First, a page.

Fans surveyed on future of county game
The long-awaited restructuring of county cricket has been delayed for a further year, until 2014, while the ECB embarks upon the biggest survey of cricket supporters ever undertaken.
The ECB has commissioned the independent research company, Populus, to distribute the survey to hundreds of thousands of cricket fans recorded on the databases of the 18 first-class counties and MCC. Users of the ECB website and their official fan community of English cricket, Twelfth Man, will also be invited to respond.
ESPNcricinfo, as the largest cricket website in the world, is also committed to providing maximum publicity for the survey and urges every follower of first-class cricket in England to commit half-an-hour to completing the form.
David Hopps, UK editor of ESPNcricinfo, said: "The ECB deserves credit for finally awakening to the desperate need for them to carry out an extensive survey of cricket supporters to discover what they really want the future of cricket in England to look like.
"I believe that readers of ESPNcricinfo in the UK are some of the most committed, knowledgeable and forward-thinking cricket followers around. We see from our readership figures on a daily basis how much you care about our coverage of the county game. I strongly urge you to take this opportunity to make your voice heard and ensure county cricket resonates as a valued part of our sporting summer for many years to come."
The future structure of the county game was thrown into confusion when the Morgan Review, a consultation process undertaken last summer by the former ECB chairman, David Morgan, received a lukewarm reception from the counties.
In seeking to balance many diverging views, Morgan's proposals, which included a reduction in the amount of championship cricket, were widely seen as an unappealing compromise that failed to provide a convincing new direction for the game.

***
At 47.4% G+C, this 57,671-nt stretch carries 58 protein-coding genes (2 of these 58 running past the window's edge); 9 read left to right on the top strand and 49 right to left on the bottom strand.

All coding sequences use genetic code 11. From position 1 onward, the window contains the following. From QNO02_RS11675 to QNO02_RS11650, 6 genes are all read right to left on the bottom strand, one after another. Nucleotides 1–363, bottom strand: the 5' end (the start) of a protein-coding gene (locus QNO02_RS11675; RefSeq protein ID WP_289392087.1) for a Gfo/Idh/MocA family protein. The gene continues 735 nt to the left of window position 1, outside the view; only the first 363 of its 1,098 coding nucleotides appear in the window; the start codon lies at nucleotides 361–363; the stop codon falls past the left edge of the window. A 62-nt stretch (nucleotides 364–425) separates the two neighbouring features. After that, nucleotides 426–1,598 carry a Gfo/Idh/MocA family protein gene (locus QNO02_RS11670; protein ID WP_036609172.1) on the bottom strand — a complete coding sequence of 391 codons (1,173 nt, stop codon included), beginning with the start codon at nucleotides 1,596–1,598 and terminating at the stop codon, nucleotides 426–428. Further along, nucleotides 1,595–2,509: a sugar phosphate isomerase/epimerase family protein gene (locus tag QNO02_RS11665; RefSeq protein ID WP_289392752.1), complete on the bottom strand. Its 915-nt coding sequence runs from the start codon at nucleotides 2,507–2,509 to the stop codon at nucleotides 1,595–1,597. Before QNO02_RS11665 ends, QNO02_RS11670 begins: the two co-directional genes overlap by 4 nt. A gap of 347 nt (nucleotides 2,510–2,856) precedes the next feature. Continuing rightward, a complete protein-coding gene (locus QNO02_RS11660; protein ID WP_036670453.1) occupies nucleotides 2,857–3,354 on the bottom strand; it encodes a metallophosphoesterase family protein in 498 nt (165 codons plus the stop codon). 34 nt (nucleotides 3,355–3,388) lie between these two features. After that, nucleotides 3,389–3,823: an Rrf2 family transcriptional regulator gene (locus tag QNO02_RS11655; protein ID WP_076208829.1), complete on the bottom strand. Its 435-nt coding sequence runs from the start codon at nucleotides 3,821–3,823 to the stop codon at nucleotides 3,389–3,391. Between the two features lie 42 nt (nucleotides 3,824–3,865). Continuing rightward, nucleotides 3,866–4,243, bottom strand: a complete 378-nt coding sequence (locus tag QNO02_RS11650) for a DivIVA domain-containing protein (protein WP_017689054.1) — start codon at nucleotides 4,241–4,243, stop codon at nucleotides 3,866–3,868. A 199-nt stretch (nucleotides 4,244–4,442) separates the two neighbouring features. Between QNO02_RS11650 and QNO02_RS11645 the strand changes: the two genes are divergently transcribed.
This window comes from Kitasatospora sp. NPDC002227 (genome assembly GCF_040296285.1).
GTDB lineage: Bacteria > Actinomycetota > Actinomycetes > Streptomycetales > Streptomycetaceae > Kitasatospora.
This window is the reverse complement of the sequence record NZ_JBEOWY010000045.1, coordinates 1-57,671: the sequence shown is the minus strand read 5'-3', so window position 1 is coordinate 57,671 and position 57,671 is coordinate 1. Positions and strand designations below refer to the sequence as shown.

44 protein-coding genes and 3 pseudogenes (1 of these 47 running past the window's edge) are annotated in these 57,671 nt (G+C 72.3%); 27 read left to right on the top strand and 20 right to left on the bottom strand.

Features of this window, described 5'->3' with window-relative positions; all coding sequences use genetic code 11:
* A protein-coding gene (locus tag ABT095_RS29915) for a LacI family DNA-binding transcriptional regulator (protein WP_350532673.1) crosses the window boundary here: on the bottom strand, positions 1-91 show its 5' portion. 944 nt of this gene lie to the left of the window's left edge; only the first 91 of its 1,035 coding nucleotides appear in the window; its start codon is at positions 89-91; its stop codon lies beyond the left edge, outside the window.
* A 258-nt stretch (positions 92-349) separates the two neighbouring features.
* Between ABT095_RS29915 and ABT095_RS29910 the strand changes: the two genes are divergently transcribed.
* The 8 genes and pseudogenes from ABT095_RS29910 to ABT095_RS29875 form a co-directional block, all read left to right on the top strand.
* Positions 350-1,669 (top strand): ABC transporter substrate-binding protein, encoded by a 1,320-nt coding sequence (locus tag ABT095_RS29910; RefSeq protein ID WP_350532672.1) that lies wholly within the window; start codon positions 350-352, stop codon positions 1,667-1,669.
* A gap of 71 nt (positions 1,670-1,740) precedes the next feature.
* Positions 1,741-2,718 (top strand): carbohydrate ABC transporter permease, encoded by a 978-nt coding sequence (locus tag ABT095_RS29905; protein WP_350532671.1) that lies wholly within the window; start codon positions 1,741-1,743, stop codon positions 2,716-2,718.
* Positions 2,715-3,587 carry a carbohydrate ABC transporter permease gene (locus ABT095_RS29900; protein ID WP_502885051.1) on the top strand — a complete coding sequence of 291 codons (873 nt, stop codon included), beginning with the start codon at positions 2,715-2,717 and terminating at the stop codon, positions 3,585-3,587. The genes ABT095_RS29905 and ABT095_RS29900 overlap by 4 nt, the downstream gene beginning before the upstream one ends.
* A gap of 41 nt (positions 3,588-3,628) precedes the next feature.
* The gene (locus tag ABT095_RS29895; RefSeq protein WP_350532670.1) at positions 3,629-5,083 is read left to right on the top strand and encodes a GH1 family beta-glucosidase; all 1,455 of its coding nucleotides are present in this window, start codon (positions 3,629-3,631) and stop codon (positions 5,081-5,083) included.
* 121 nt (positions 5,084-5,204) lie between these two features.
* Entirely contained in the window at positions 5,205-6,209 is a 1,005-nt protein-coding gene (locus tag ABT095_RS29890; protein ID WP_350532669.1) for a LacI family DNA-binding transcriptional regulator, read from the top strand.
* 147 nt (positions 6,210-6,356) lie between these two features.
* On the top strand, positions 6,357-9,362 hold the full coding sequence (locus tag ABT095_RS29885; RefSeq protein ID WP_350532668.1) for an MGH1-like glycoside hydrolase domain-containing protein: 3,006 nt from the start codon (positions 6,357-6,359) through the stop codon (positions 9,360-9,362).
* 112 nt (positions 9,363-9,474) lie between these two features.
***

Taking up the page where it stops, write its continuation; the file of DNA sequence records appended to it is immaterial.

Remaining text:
Morgan had an unenviable task in trying to balance many diverging views about the future of the county game. He recommended a reduction in championship matches from 16 to 14, a return to 50-over cricket and 14 Twenty20 matches, played throughout the summer. His proposals were shelved by the ECB Board in March.
County chief executives, coaches and the Professional Cricketers' Association had all lobbied the ECB in the belief that in his urge for compromise Morgan, a former chairman of ECB and ICC, had failed to provide an inspirational blueprint for the game.
One of the wettest summers since records began have added to the confusion as counties brace themselves for heavy losses after the Friends Life t20 tournament, already overshadowed by high-profile tournaments such as IPL, was severely disrupted.
An ECB statement said: "The results of the survey will be reviewed by the ECB Board this winter and incorporated into planning for the 2014 county season and beyond.
"The survey will also be offered to people who are less attached to the game - for example, people who have never attended a county match before or have done, but not in the last few years.
"The results will be considered by the ECB Board alongside findings from the Morgan Review, which consulted a wide range of the sport's stakeholders, including commentators, officials, current and former players, counties, supporters and other sporting bodies in 2011."
England's first-class structure survives primarily because of additional revenue from England matches, but David Collier, chief executive of the ECB, claimed: "Approximately 1.5 million fans attend county cricket every season and we are intent on getting more people through the gates into our county grounds.
"Along with the Morgan Review, this piece of research is essential to our planning for the future of county cricket, and we are committed to listening to the opinions of fans."
The survey takes approximately 15 minutes to complete and will be available until August 28.